Grad student seeks to save bobcats from rat poisons
When she checks the traps she sets in the Santa Monica Mountains, UCLA Ph.D. candidate Laurel Serieys hopes to snag bobcats so she can take blood samples for her research before releasing the animals. But more and more, this catch-and-release researcher finds she’s caught a bobcat so sick and emaciated that she rescues them instead, and works with a veterinarian to rehabilitate them.
Serieys’ research at UCLA and with the National Park Service (NPS) was instrumental in discovering that bobcats are dying from mange infections brought on by a toxic build-up of household rodent poisons. Homeowners and pest control agencies put out deadly anticoagulants to kill rats, voles, gophers and other of the bobcats’ favorite meals. The poisons make their way up the food chain, and, according to Serieys research, more than 90 percent of the bobcats in the Santa Monica Mountains have the toxins in their systems, wreaking havoc on their immune systems.
The wildlife biologist has tried to spread awareness on her own website, Urban Carnivores
. Now, to educate people and to raise money for her research, Serieys is working with wildlife photographer Barry Rowan, and the G2 Gallery in Venice on an exhibit
that she hopes will lead people to care about the animals she loves.
“Many people I’ve talked to do not seem moved to stop using poisons even once they know that wildlife is being affected,” Serieys said.
“I’m hoping that once they see the beauty of these animals and feel a connection to them, they’ll change their minds,” she continued. “Barry’s photos are pretty spectacular, and he’s captured the bobcats playing and hunting — activities that are rare for even a biologist to see. It’s amazing.”
The exhibit runs from now through Sept. 16, and Serieys will attend a $5-per-person reception on Saturday, Aug. 11, with all proceeds from admission and a silent auction going to her research. Art with a conservation message is G2’s goal, said gallery co-owner Susan Gottlieb.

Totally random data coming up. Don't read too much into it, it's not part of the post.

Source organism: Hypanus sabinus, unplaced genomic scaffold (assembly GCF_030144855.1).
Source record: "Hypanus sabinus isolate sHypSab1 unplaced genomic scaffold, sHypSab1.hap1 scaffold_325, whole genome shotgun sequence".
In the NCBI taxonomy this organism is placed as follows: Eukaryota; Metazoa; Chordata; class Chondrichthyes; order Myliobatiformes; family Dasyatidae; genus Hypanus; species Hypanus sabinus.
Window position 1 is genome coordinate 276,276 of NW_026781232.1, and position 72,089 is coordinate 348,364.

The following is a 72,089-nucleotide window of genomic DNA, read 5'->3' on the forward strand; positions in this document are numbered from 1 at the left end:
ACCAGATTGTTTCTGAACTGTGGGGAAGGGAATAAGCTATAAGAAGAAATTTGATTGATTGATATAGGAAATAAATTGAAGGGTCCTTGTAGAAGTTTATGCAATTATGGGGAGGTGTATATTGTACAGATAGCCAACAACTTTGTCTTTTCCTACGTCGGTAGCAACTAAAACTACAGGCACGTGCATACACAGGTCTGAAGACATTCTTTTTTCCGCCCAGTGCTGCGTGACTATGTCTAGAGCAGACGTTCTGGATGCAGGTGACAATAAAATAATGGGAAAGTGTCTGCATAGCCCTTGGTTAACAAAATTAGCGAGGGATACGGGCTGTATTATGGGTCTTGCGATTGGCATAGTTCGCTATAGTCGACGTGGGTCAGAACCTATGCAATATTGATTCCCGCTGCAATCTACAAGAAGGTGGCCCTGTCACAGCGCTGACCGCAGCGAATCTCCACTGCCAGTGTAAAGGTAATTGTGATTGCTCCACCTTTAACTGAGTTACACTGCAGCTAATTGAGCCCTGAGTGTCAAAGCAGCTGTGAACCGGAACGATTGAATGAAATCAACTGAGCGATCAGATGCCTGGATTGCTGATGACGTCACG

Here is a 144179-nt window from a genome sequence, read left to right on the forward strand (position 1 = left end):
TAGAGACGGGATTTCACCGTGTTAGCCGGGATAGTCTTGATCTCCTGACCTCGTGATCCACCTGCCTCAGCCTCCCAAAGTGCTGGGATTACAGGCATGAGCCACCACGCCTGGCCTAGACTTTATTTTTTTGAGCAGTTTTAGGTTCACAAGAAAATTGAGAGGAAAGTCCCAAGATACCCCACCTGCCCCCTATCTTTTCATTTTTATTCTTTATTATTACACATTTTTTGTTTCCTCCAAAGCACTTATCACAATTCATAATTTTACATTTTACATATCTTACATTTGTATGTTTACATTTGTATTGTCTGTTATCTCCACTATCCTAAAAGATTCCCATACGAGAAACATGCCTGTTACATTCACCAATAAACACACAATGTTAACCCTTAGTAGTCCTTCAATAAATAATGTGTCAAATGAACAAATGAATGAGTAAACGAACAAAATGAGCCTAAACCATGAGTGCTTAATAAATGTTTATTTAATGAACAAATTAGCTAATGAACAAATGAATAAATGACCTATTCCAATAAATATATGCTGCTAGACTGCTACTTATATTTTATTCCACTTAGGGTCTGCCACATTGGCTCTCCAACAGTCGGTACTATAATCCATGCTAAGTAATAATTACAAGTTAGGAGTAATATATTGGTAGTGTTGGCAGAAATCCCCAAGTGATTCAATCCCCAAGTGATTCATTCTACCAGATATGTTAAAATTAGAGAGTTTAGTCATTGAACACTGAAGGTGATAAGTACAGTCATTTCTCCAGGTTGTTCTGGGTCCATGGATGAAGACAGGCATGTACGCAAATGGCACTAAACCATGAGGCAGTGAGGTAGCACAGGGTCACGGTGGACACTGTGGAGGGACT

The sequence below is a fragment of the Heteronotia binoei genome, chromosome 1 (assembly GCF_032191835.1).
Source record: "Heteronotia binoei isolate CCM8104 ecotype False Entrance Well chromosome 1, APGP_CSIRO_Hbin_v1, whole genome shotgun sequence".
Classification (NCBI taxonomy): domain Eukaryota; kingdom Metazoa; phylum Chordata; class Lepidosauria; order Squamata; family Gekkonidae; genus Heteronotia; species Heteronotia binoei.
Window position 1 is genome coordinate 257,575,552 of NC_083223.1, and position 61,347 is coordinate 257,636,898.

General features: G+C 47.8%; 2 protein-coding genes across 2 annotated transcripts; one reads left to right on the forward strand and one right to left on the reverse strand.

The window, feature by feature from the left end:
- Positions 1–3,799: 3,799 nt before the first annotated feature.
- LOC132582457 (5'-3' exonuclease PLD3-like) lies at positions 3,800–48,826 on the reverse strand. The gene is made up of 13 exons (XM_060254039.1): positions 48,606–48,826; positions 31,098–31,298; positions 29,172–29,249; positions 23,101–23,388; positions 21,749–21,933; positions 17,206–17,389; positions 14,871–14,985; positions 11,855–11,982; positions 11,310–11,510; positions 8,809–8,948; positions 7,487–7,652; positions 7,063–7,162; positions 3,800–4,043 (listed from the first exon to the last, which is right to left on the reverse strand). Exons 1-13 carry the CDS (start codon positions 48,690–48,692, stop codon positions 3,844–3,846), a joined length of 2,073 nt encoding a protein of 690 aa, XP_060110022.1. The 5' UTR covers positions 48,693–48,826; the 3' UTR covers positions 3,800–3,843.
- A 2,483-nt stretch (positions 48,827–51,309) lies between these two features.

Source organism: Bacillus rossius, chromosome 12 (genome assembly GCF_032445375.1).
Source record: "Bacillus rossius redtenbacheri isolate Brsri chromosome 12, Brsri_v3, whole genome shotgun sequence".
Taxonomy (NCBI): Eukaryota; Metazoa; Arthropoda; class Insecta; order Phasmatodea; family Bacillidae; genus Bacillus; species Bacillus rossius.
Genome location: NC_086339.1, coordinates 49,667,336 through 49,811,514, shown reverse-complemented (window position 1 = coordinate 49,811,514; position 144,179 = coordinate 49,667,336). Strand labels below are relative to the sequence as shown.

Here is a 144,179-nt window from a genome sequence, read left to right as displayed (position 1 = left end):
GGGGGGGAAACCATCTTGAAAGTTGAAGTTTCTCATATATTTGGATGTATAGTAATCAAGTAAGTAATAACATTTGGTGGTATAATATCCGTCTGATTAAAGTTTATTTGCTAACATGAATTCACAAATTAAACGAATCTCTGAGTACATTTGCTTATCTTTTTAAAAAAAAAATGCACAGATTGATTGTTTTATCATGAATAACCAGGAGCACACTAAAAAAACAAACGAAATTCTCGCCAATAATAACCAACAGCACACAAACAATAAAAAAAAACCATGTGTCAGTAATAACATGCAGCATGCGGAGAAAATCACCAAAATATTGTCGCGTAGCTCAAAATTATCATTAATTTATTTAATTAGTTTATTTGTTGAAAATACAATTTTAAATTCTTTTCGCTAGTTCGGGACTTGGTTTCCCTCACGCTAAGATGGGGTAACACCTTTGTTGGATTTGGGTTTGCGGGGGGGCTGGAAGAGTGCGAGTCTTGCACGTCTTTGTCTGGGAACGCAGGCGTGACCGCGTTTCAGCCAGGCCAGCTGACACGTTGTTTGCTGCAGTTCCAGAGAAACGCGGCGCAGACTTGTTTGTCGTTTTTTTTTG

“People come into our gallery to see beautiful photos, and then they get hooked by the message,” said Gottlieb, who met Serieys when the student collected a dead bobcat from Gottleib’s garden. “Once I learned about her research, I became really interested, and it just seemed natural to do an exhibit that would help fund her project.”
Serieys is interested in more than just bobcats. She works in the Wayne Lab at UCLA with her adviser, Professor Bob Wayne from the Institute of the Environment and Sustainability and the Department of Ecology and Evolutionary Biology. The lab specializes in conservation genetics, and she takes advantage of the lab’s strengths in using DNA to suss out whether populations are thriving or diving. Her thesis looks at how animals adapt at the urban/wildlife interface — that is, places like the Santa Monica Mountains, where homes in the Hollywood Hills bump up against habitats for wild animals. Bobcats, 1-to-2-foot-tall cats that are much smaller than the mountain lions she also studies, became an unexpected focus for her.
“Her research, along with [that of] other people at the National Park Service, has been very important for establishing that bobcats are severely impacted by rodenticides,” Wayne said. Serieys also works with Seth Riley, an urban wildlife ecologist with Santa Monica Mountains National Recreation Area and NPS.
“The real surprise of her results and Seth Riley’s results is that the poisons are so widespread and have such a dramatic effect on the population,” Wayne continued. “No one envisioned that that would be the case. It’s a really fascinating axis of research that Laurel is leading.”